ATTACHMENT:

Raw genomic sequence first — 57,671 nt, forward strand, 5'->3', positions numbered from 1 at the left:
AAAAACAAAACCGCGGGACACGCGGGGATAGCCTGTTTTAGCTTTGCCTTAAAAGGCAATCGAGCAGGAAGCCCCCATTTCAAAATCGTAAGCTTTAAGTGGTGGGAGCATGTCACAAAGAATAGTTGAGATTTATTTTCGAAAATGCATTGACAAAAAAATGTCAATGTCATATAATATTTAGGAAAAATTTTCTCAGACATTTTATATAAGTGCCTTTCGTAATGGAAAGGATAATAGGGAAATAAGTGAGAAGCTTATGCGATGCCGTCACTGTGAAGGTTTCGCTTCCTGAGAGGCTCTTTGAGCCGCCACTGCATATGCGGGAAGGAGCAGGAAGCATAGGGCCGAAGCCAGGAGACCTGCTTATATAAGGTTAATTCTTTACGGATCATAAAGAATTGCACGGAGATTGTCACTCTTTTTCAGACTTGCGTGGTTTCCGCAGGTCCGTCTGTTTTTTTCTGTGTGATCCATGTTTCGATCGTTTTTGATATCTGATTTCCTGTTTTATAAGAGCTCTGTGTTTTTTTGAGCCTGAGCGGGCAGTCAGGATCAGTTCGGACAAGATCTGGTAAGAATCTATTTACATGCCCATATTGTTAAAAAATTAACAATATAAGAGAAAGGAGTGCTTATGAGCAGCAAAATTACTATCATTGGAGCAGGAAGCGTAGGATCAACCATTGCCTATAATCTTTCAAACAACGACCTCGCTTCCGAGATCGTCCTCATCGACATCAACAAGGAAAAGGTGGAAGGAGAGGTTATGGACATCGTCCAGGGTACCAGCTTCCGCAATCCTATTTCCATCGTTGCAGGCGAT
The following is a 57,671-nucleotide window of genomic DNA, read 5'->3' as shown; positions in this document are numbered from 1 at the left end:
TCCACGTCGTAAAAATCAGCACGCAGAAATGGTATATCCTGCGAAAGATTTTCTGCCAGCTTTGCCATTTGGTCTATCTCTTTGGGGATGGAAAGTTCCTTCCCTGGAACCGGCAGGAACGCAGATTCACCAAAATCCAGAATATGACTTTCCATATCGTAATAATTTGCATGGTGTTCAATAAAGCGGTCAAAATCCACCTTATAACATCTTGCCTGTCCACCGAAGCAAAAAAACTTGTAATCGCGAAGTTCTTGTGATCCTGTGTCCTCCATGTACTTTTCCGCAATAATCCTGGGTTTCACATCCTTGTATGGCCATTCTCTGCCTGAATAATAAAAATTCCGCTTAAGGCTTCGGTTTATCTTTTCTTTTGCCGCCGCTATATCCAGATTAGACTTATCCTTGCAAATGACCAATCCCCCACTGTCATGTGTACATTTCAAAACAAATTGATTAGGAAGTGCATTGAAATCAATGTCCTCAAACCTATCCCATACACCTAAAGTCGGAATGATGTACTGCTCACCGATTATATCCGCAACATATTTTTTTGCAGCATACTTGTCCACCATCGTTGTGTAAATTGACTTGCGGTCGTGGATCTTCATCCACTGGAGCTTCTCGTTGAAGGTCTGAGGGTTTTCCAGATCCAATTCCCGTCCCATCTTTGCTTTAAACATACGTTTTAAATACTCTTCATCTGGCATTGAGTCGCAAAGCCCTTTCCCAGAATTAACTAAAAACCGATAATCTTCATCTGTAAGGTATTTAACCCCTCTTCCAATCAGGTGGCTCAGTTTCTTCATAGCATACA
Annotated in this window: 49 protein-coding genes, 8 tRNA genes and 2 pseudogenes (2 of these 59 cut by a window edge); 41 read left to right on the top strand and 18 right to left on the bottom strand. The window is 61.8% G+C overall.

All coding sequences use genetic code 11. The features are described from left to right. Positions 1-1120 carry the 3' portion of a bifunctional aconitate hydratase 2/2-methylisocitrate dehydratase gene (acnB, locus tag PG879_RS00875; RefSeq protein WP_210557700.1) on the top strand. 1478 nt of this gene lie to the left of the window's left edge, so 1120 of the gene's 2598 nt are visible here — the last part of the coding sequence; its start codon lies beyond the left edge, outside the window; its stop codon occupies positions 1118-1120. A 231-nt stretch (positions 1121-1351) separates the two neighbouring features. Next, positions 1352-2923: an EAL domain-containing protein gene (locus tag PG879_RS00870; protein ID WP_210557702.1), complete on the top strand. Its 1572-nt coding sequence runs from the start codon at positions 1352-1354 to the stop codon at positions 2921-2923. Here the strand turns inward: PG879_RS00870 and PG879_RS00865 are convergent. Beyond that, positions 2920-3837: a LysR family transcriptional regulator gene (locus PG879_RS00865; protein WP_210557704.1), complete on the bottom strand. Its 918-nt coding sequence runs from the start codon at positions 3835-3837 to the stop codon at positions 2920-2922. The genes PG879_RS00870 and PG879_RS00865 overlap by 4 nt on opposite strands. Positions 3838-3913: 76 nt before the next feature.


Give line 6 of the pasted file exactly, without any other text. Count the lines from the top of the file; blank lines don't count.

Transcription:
All coding sequences use genetic code 11. The features are described from left to right. Positions 1-1120 carry the 3' portion of a bifunctional aconitate hydratase 2/2-methylisocitrate dehydratase gene (acnB, locus tag PG879_RS00875; RefSeq protein WP_210557700.1) on the top strand. 1478 nt of this gene lie to the left of the window's left edge, so 1120 of the gene's 2598 nt are visible here — the last part of the coding sequence; its start codon lies beyond the left edge, outside the window; its stop codon occupies positions 1118-1120. A 231-nt stretch (positions 1121-1351) separates the two neighbouring features. Next, positions 1352-2923: an EAL domain-containing protein gene (locus tag PG879_RS00870; protein ID WP_210557702.1), complete on the top strand. Its 1572-nt coding sequence runs from the start codon at positions 1352-1354 to the stop codon at positions 2921-2923. Here the strand turns inward: PG879_RS00870 and PG879_RS00865 are convergent. Beyond that, positions 2920-3837: a LysR family transcriptional regulator gene (locus PG879_RS00865; protein WP_210557704.1), complete on the bottom strand. Its 918-nt coding sequence runs from the start codon at positions 3835-3837 to the stop codon at positions 2920-2922. The genes PG879_RS00870 and PG879_RS00865 overlap by 4 nt on opposite strands. Positions 3838-3913: 76 nt before the next feature.